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I look at some of the great novelists, and I think the reason they are great is that they’re telling the truth. The fact is they’re using made-up names, made-up people, made-up places, and made-up times, but they’’re telling the truth about the human being — what we are capable of, what makes us lose, laugh, weep, fall down, and gnash our teeth and wring our hands and kill each other and love each other.

Maya Angelou (1928-2014) American poet, memoirist, activist [b. Marguerite Ann Johnson]
“The Art of Fiction,” Paris Review, #116, Interview with George Plimpton (1990)
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Added on 8-Aug-18 | Last updated 8-Aug-18
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I’m convinced if I keep going one day I will write something decent. On very bad days I will observe that I must have written good things in the past, which means that I’ve lost it. But normally I just assume that I don’t have it. The gulf between the thing I set out to make in my head and the sad, lumpy thing that emerges into reality is huge and distant and I just wish that I could get them closer.

Neil Gaiman (b. 1960) British fabulist
“This Much I Know,” The Guardian (5 Aug 2017)
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Added on 2-Oct-17 | Last updated 2-Oct-17
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There’s nothing like studying the bestseller lists of bygone years for teaching an author humility. You’ve heard of the ones that got filmed, normally. Mostly you realize that today’s bestsellers are tomorrow’s forgotten things.

Neil Gaiman (b. 1960) British fabulist
“This Much I Know,” The Guardian (5 Aug 2017)
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Added on 28-Aug-17 | Last updated 28-Aug-17
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My poems are naughty, but my life is pure.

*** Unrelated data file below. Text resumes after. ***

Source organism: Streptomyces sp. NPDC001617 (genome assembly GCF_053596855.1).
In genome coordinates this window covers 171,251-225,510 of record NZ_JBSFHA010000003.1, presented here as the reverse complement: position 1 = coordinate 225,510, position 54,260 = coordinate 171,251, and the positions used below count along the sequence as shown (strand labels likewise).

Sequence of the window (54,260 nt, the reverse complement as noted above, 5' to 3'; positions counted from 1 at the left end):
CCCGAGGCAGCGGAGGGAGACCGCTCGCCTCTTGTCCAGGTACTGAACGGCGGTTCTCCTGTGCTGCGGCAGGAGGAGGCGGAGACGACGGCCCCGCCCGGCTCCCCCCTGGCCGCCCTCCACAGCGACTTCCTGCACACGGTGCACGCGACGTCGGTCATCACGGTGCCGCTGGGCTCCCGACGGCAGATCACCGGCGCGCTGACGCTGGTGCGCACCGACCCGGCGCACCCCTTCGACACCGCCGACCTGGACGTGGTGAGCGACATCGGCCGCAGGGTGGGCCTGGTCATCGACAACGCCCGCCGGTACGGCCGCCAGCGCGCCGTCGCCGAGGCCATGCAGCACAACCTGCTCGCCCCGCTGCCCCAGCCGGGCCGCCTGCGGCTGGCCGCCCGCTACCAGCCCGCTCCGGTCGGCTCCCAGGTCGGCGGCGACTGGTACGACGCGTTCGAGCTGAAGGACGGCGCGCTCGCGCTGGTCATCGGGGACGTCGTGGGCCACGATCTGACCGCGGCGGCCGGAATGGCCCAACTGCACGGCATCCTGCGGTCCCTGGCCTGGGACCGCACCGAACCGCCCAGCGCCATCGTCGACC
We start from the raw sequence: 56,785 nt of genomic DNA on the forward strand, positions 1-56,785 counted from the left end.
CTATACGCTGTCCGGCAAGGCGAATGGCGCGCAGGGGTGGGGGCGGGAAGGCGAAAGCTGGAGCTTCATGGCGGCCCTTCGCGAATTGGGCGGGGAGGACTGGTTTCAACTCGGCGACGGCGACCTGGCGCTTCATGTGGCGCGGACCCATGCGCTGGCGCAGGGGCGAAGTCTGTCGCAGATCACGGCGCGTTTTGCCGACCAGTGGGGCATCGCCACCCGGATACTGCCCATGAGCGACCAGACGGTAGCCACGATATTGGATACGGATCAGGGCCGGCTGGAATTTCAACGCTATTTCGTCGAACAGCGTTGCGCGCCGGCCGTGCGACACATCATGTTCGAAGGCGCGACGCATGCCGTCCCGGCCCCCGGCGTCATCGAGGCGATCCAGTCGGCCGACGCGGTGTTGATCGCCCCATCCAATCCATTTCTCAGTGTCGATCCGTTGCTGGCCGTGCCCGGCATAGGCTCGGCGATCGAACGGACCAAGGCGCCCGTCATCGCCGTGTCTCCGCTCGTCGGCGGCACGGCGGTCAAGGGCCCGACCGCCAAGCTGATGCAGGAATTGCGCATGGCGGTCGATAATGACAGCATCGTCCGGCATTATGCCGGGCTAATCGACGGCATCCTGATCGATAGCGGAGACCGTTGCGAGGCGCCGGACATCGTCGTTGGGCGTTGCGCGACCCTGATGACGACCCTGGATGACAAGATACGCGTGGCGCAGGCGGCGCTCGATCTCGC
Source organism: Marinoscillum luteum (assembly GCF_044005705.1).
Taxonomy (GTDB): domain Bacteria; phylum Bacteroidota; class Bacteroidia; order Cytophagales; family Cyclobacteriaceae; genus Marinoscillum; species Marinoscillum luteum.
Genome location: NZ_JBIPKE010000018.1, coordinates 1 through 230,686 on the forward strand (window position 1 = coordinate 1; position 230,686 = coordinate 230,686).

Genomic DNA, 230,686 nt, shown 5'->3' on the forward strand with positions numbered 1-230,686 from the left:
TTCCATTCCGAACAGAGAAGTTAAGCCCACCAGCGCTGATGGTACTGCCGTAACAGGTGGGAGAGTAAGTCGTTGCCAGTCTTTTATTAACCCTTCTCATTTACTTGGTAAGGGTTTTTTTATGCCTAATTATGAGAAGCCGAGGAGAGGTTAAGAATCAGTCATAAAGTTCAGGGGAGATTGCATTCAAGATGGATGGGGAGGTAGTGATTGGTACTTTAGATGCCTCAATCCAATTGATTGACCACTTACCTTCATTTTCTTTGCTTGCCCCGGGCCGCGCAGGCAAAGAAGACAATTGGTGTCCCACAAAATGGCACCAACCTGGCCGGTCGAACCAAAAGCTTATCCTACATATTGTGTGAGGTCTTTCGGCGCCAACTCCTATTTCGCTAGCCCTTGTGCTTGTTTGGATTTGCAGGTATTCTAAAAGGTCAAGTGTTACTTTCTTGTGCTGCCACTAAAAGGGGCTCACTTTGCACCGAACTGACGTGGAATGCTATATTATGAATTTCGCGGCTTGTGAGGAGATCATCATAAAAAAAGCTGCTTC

[Lasciva est nobis pagina, vita proba.]

Martial (AD c.39-c.103) Spanish Roman poet, satirist, epigrammatist [Marcus Valerius Martialis]
Epigrams [Epigrammata], Book 1, poem 4, l. 8
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Alt. trans.: "Wanton is my page; my life is good." [tr. Ker (1919)]

Alt. trans.: "My page indulges in freedoms, but my life is pure." [tr. Bohn (1859)]
Added on 2-Aug-17 | Last updated 2-Aug-17
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Back in the nineteen-hundreds it was a wonderful experience for a boy to discover H. G. Wells. There you were, in a world of pedants, clergymen and golfers, with your future employers exhorting you to “get on or get out”, your parents systematically warping your sexual life, and your dull-witted schoolmasters sniggering over their Latin tags; and here was this wonderful man who could tell you about the inhabitants of the planets and the bottom of the sea, and who knew that the future was not going to be what respectable people imagined.

George Orwell (1903-1950) English writer [pseud. of Eric Arthur Blair]
“Wells, Hitler, and the World State,” Horizon (Aug 1941)
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Added on 27-Jul-17 | Last updated 31-Jul-17
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Why do I write? I guess that’s been asked of every writer. I don’t know. It isn’t any massive compulsion. I don’t feel, you know, God dictated that I should write. You know, thunder rends the sky and a bony finger comes down from the clouds and says, “You. You write. You’re the anointed.” I never felt that. I suppose it’s part compulsion, part a channel for what your brain is churning up.

Rod Serling (1924-1975) American screenwriter, playwright, television producer, narrator
“Rod Serling: The Facts of Life,” Interview with Linda Brevelle (4 Mar 1975)
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Added on 3-Jul-17 | Last updated 3-Jul-17
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There is no agony like bearing an untold story inside you.

Zora Neale Hurston (1891-1960) American writer, folklorist, anthropologist
Dust Tracks on a Road, ch. 8 (1942)

Sometimes misattributed to Maya Angelou.
Added on 16-Jun-17 | Last updated 16-Jun-17
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The writer … when he’s rejected, that paper is rejected, in a sense, a sizable fragment of the writer is rejected as well. It’s a piece of himself that’s being turned down. And how often can this happen before suddenly you begin to question your own worth and your own value? And even worse, fundamentally, your own talent?